Loretta Salazar

Loretta Salazar
2017 Distinguished Retired Faculty

Loretta Salazar’s career as a leader in bilingual education spans 40 years. Her tenure with the Highlands School of Education was from 1992 – 2013, when she directed the Bilingual Education Program and Teaching English as a Second Language (TESOL) Program.

“Bilingual education is at the very heartbeat of our New Mexico children. This includes Spanish as well as native languages. It’s really important that we nourish this essential part of a child’s life,” Salazar said.

She said exposure to other languages and cultures develops tolerance, understanding and appreciation for other perspectives.

“Bilingual education also has other important impacts. New Mexico is poised to be a front-runner in producing bilingual and biliterate citizens who can contribute to the state’s economy,” said the Taos native whose first language was Spanish.

Salazar earned a Ph.D. in curriculum and instruction in multicultural teacher education from the University of New Mexico, where she also completed her M.A. in Spanish.

Some leadership highlights include co-authoring Prueba, the New Mexico Spanish proficiency exam for bilingual teachers, and serving as president for the New Mexico Association for Bilingual Education.

Salazar began her education career as a high school Spanish and English Language Arts teacher.

“Teaching always offered me tremendous joy, satisfaction and fulfillment. I loved my students whether they were in high school or Highlands. They were young souls searching and wanting to learn, maturing right before my eyes. I felt so privileged to share those moments with them,” Salazar said.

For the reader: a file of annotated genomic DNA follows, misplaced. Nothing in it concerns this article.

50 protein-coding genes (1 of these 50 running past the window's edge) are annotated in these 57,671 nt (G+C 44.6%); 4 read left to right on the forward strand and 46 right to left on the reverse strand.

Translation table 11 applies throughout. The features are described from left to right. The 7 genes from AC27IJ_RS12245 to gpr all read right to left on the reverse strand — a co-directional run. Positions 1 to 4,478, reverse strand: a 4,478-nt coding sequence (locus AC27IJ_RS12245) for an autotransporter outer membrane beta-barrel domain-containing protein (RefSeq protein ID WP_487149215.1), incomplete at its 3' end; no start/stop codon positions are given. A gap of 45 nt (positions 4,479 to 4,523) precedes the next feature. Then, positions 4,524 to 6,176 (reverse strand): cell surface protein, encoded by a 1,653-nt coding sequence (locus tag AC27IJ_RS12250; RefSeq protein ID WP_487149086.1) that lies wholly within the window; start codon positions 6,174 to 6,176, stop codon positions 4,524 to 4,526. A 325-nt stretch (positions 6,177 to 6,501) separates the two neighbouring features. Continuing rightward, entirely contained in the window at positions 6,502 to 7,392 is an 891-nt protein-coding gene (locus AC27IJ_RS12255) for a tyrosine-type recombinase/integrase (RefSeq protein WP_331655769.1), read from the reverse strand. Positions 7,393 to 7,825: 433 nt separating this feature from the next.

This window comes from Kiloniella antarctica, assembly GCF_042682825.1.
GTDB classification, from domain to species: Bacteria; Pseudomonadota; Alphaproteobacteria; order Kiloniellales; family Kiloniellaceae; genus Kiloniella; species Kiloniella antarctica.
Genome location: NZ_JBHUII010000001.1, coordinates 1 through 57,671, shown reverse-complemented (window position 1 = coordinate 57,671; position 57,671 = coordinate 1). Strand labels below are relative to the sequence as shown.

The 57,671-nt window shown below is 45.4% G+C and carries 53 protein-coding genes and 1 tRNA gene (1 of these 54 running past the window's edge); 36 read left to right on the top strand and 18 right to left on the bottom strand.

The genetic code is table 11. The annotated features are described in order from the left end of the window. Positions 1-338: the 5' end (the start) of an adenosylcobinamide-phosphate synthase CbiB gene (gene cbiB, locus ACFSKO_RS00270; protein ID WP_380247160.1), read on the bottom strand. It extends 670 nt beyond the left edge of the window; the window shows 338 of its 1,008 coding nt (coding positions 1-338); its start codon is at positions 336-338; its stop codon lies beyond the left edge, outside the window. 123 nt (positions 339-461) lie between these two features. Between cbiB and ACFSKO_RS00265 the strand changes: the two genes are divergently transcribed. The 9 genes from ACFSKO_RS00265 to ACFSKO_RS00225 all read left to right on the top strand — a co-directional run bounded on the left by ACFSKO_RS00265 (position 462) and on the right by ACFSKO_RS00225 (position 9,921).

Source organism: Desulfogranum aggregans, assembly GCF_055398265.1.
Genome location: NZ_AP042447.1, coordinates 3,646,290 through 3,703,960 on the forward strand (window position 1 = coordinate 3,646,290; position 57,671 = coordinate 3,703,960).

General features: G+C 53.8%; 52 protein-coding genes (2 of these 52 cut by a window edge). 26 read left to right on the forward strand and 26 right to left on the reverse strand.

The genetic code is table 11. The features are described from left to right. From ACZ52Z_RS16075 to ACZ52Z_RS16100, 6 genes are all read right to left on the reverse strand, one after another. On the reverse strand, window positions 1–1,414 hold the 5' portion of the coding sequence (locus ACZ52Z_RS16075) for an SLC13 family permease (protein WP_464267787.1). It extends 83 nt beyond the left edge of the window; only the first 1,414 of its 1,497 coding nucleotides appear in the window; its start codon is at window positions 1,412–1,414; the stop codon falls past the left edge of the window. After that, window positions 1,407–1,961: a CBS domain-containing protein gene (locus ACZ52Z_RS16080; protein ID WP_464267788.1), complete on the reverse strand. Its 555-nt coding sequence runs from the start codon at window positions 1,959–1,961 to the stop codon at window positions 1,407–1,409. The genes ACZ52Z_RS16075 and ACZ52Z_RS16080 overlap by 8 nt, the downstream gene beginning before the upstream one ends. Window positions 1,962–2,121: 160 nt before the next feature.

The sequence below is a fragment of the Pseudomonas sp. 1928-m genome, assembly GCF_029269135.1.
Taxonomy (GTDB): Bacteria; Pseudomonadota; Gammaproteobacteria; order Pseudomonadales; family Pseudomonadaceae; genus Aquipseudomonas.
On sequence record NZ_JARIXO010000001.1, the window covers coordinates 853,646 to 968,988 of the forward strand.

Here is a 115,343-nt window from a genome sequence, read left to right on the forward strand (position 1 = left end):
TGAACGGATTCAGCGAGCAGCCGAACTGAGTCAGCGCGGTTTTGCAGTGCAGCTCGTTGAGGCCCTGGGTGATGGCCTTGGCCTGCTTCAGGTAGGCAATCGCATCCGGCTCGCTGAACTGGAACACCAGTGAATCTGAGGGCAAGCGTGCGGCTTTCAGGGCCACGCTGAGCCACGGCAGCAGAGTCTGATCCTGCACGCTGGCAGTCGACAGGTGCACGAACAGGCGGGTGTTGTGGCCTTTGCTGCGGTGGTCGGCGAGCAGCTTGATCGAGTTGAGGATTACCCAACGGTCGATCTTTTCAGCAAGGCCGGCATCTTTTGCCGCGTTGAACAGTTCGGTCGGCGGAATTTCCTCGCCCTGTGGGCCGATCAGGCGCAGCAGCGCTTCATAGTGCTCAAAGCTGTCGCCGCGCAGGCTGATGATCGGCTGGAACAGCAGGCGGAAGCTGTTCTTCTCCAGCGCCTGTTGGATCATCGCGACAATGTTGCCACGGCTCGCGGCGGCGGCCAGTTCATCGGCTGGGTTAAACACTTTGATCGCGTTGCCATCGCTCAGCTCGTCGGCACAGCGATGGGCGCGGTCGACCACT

Salazar, who achieved Highlands education professor emerita status, said her biggest accomplishment is seeing her students succeed.

She said among her best memories of Highlands was being part of faculty teams that took students on study abroad Spanish immersion trips to Granada, Spain, and Oaxaca and Veracruz, Mexico.

“These international experiences opened the world to our students, expanding their own living language beyond Las Vegas,” Salazar said.

Salazar presented at dozens of state, national and international education conferences. She co-authored textbooks such as Placement Package for Heritage Learners in 2004 and is co-authoring a chapter in the upcoming textbook, Standing on Their Shoulders: the History of Bilingual Education in New Mexico.  

Salazar has been named for various honors, including 2003 Bilingual Professor of the Year for the New Mexico Association for Bilingual Education. In 2014, NMABE recognized her with the Matías Chacón Award for statewide contributions to bilingual education.

“Dr. Salazar’s knowledge and experience in bilingual education is second to none in the state,”  said Patricia Jimenez-Latham, a senior associate with Highlands’ Center for Education and Study of Diverse Populations who nominated Salazar for the Highlands award. “She continually fights for what is right, reaching out to ensure otherwise silenced voices in our communities are heard.”

Since retiring, Salazar continues to be a strong voice for education with organizations like the Coalition for the Majority, which advocates for New Mexico’s linguistically and culturally diverse students.

“This advocacy is critical to the well-being of education in our state. We must always be vigilant about what our education officials are proposing,” Salazar said.